The second reason for the improved relations has to do with security. Both Venezuela and Colombia see the other as a security risk. Colombia has long claimed that the Chávez government aides the FARC and has used as proof of this involvement computer files that supposedly belonged to FARC commander Raúl Reyes, which Colombian commandos seized during a 2008 raid on a FARC encampment in Ecuador. There are plenty of reasons to doubt the authenticity of many of these files, not the least of which is the fact that the files were tampered with before being turned over to Colombia’s forensic investigators. The recent pronouncement of the Colombian Supreme Court that the files may not be used as evidence in court proceedings casts further doubt on their validity. Nonetheless, despite legitimate doubts about the claims of Venezuelan involvement with the FARC, it is probably fair to assume that the Colombian government sees Venezuela as a potential threat that needs to be neutralized either by threats of force or by engagement. In contrast to Uribe, it seems that Santos has decided for the latter approach.


Similarly, the Chávez government sees Colombia as a genuine threat, partly due to the constant infiltration of irregular armed forces into Venezuela, particularly of Colombian paramilitaries. Venezuela is also suspicious of the constant accusations that it is supporting the FARC, which provide cover for undermining Chávez or perhaps even launching an attack on Venezuelan soil, as happened in Ecuador in 2008.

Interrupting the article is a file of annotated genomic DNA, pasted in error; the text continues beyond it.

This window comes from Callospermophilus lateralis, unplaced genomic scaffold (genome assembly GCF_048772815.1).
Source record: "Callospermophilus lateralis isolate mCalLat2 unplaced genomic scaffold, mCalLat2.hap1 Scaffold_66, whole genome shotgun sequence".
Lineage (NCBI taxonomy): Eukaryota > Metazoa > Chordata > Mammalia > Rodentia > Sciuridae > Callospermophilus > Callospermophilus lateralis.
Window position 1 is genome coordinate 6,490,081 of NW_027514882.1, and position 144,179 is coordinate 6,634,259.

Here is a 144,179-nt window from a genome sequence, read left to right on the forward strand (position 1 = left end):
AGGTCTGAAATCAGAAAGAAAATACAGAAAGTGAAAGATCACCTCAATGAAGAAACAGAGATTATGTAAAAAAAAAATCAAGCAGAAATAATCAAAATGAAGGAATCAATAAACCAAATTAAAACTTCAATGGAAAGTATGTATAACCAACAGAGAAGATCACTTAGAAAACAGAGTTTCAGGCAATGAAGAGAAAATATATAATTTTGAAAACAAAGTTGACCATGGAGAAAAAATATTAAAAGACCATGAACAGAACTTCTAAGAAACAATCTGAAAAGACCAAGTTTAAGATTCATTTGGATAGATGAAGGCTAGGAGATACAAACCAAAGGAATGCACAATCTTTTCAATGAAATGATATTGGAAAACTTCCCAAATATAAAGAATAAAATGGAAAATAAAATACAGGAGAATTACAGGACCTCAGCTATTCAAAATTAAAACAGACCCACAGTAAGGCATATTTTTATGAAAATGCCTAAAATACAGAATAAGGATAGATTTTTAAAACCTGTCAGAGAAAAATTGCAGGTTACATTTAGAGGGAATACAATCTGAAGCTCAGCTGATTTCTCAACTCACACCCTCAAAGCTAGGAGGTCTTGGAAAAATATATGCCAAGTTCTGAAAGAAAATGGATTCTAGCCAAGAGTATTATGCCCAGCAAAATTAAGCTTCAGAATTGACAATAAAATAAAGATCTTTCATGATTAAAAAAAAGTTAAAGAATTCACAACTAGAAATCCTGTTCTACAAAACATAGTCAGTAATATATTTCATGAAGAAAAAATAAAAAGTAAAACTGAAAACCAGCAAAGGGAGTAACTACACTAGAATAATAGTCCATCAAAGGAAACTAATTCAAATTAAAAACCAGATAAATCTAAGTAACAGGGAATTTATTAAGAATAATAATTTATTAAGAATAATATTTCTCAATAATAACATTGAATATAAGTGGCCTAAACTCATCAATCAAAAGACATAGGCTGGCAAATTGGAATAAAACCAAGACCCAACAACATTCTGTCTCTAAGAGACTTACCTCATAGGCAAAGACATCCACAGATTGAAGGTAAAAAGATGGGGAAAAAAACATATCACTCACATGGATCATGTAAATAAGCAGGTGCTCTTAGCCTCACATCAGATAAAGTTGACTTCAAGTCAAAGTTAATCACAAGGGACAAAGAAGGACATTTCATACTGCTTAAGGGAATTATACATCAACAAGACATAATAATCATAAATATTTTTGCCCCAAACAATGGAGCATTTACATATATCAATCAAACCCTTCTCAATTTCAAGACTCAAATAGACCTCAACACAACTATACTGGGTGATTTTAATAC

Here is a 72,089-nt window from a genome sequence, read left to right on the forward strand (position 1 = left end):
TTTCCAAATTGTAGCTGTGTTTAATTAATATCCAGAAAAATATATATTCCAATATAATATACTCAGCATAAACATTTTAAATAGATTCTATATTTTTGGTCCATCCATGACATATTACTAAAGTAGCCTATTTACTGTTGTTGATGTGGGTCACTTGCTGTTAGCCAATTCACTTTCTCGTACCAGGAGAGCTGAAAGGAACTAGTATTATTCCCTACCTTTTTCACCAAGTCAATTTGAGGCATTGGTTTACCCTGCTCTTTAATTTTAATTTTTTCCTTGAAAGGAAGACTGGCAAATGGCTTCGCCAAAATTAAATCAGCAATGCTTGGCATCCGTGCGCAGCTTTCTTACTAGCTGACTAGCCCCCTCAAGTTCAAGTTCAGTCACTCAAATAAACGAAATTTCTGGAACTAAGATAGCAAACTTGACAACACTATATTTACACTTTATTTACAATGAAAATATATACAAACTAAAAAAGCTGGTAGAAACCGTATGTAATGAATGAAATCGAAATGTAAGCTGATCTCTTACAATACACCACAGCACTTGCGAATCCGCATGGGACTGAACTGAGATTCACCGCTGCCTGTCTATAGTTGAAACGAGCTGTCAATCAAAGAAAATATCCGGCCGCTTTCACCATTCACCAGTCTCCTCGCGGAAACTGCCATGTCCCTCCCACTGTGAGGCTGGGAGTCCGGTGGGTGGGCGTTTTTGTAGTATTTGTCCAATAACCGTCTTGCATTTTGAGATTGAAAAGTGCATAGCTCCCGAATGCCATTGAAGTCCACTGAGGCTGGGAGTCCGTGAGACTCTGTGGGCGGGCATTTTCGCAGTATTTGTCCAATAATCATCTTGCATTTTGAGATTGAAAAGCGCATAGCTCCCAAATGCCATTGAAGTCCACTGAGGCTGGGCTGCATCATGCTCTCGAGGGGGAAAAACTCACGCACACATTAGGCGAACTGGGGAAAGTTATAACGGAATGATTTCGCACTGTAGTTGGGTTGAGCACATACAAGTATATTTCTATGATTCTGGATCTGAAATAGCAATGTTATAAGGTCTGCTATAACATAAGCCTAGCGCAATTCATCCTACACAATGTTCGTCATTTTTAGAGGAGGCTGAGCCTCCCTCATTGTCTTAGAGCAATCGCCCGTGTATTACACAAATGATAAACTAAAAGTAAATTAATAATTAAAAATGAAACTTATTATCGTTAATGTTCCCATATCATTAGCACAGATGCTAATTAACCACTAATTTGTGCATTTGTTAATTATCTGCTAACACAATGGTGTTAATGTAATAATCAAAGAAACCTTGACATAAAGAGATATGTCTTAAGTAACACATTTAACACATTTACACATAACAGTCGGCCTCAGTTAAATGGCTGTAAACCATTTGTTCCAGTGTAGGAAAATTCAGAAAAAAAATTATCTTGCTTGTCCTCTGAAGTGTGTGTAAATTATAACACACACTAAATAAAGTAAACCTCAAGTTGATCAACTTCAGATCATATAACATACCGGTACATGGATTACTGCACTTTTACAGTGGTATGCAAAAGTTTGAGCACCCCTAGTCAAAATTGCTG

The Colombian-Venezuelan strategy of engagement must also be seen in the light of the ongoing efforts in the region to stake out independence vis-à-vis the United States. Confrontation between the two countries gives the United States an excuse to be more involved in Colombia and the region, something that Latin Americans continue to reject. The most recent proof of this rejection can be seen in the effort to create a new regional organization—in addition to the ones already created, such as UNASUR and ALBA—the Community of Latin American and Caribbean States (CELAC), which is to be launched July 5 in Caracas. CELAC is clearly designed to challenge the importance of the OAS and thereby curtail U.S. influence. When seen in this context, the recent rapprochement between Colombia and Venezuela no longer seems so strange.


Gregory Wilpert is Adjunct Professor of Political Science at Brooklyn College and author of Changing Venezuela by Taking Power (Verso, 2007). He is a member of the NACLA editorial committee.


Like this article? Support our work. Donate now.